October 15, 2011 |
In another sign of the lure of precious metals in a tight economy, two local hospitals announced Friday that thieves stole scrap X-rays last month, presumably to harvest silver from them. Thomas Jefferson University Hospital and Lankenau Medical Center said they were concerned about the thefts primarily because of patient privacy issues. Some of the stolen films may have included patients' names and birth dates, although they did not include Social Security numbers, addresses, or financial information.
December 1, 1991 |
Thieves broke into the Area Rug Co. store in Spread Eagle Village on Friday night, cut through a wall into the George Strain & Son fur salon and made off with $200,000 in furs, Radnor police reported. According to a police report, a woman who was a customer at the nearby Auberge Village restaurant in the shopping area off Lancaster Avenue saw two or three men placing items into a white van in a back parking lot. The men then left in the van at a high rate of speed. Police were called and found that a rear door to the Area Rug Co. had been forced open, according to the report.
January 29, 1997 |
The owners of a North Philadelphia scrap yard have a message for the thieves who stole a 750-pound helicopter part from them this week: Caution. It's radioactive. The owners of the Absco scrap yard at 1310 N. Second St. told police and environmental officials that someone took a helicopter jet turbine housing from them sometime between Friday and Monday. The owners don't know exactly what the part is used for. But they do know it contains a small amount of thorium, a radioactive metallic element.
September 14, 1988 |
For the second time in three weeks, District Justice John T. Jeffers of Phoenixville has learned that nothing is safe - not even his office safe. "I can't believe it happened again," Jeffers said yesterday after the overnight burglary at his court office, where thieves took a new safe that was to replace one stolen at the end of August. "The only thing in it was the warranty," Jeffers said with a laugh. "I never even got to see it. " Jeffers said the new 212-pound safe, which cost $430, was delivered about 4 p.m. Monday, about a half-hour after he had left for the day. It was scheduled to be bolted to the floor sometime soon.
March 19, 1992 |
The huge American flag, on its 100-foot pole, has flown day and night for years as a landmark for the Freedom Foundation in Valley Forge. But by the dawn's early light yesterday, it was gone, stolen in the night. The 30-by-60-foot, 55-pound flag was one of the largest in the country, said Michael A. Moyer, assistant development officer of the nonprofit foundation. Two locks on the base of the pole were broken, he said. "This flag served as a local landmark to all the people in the area.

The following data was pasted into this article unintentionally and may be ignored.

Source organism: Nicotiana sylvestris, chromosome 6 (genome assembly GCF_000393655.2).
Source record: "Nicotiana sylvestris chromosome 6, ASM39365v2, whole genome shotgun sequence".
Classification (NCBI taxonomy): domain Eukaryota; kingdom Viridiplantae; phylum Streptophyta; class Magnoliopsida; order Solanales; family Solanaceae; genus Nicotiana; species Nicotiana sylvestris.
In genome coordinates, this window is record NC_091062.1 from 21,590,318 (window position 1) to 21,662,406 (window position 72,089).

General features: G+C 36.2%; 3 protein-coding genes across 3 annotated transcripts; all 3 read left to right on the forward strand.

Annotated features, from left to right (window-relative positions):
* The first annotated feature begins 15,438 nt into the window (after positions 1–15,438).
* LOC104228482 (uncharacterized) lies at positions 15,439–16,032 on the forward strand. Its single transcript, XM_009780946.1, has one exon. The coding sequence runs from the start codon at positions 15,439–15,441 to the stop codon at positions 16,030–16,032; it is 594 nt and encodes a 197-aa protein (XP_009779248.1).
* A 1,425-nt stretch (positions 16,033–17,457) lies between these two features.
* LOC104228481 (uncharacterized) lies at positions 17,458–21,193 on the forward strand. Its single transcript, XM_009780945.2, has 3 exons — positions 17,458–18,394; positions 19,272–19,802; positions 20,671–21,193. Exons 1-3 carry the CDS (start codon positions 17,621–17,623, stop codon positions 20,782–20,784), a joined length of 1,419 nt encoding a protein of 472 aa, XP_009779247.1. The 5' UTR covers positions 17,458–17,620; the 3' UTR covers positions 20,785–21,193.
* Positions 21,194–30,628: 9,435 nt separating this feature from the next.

December 21, 1994 |
It took three men and a gun to stay this courier from the swift completion of his appointed rounds. James McCullough, 23, a letter-carrier, had just made a delivery at a delicatessen at Clearfield and Ruth streets in Port Richmond at about 11 a.m. yesterday when he was accosted by two men, one with what looked like a pistol in his belt, according to postal inspectors. The thieves took a $20 bill from his pocket, and one of them barked, "I've killed seven people before, so one more ain't gonna make no difference.
July 29, 2010 |
The thieves had only one thing on their minds when they broke into a Philadelphia library branch early Monday morning: They left it high and dry, stripped of all its copper piping. Forty personal computers and other valuables were left untouched. Officials estimate that repairing the damage at the Lillian Marrero branch in North Philadelphia will run about $80,000. "They took out every ounce of copper piping they could get their hands on," said Siobhan Reardon, the president and director of the Free Library of Philadelphia.
July 16, 2013
CAMDEN - Thieves broke into PNC bank machines in the 100 block of North Broadway Saturday night and stole an undisclosed amount of cash, police said. Authorities responding to a report of smoke coming from the building around 11 p.m. discovered that the ATMs had been tampered with. Police said witnesses reported seeing two black males loading the machines' contents into a black Honda Accord and speeding away. "This was not an act of smash and grab, rather a sophisticated burglary that seemed well-planned utilizing unconventional tools to gain entry into the building and the ATM machines," said Camden County Chief Scott Thomson.
July 28, 2012 |
The thieves had pulled a white van up to the back of the snazzy Chestnut Street restaurant Buddakan. Were they stealing cash, or the giant golden Buddha? A stash of the popular "dip sum" doughnuts? Nope. They were after the used cooking oil. With biodiesel production increasing and prices for feedstocks - including used cooking oil - soaring, a waste product that restaurants once paid to get rid of is now a commodity targeted by thieves. Greenworks Holdings, a group of companies that collect used cooking oil and convert it into biofuel, serves about 13,000 restaurants, mostly in the northeastern states.
July 3, 1990 |
Even at a time of creative crime, Mescheba Shlafshteyn stood out. In the world of stolen goods, as the police tell it, she was a fence among fences - so ingenious she could have come from a Perry Mason case. She was The Fence Who Paid Train Fare. She paid SEPTA fare for hoodlums to prowl the subways for snatch-and-run targets, investigators said. In turn, they brought her their booty - earrings, chains, charms - and she paid them off. The subway thugs, police said, used the money to feed their drug habits.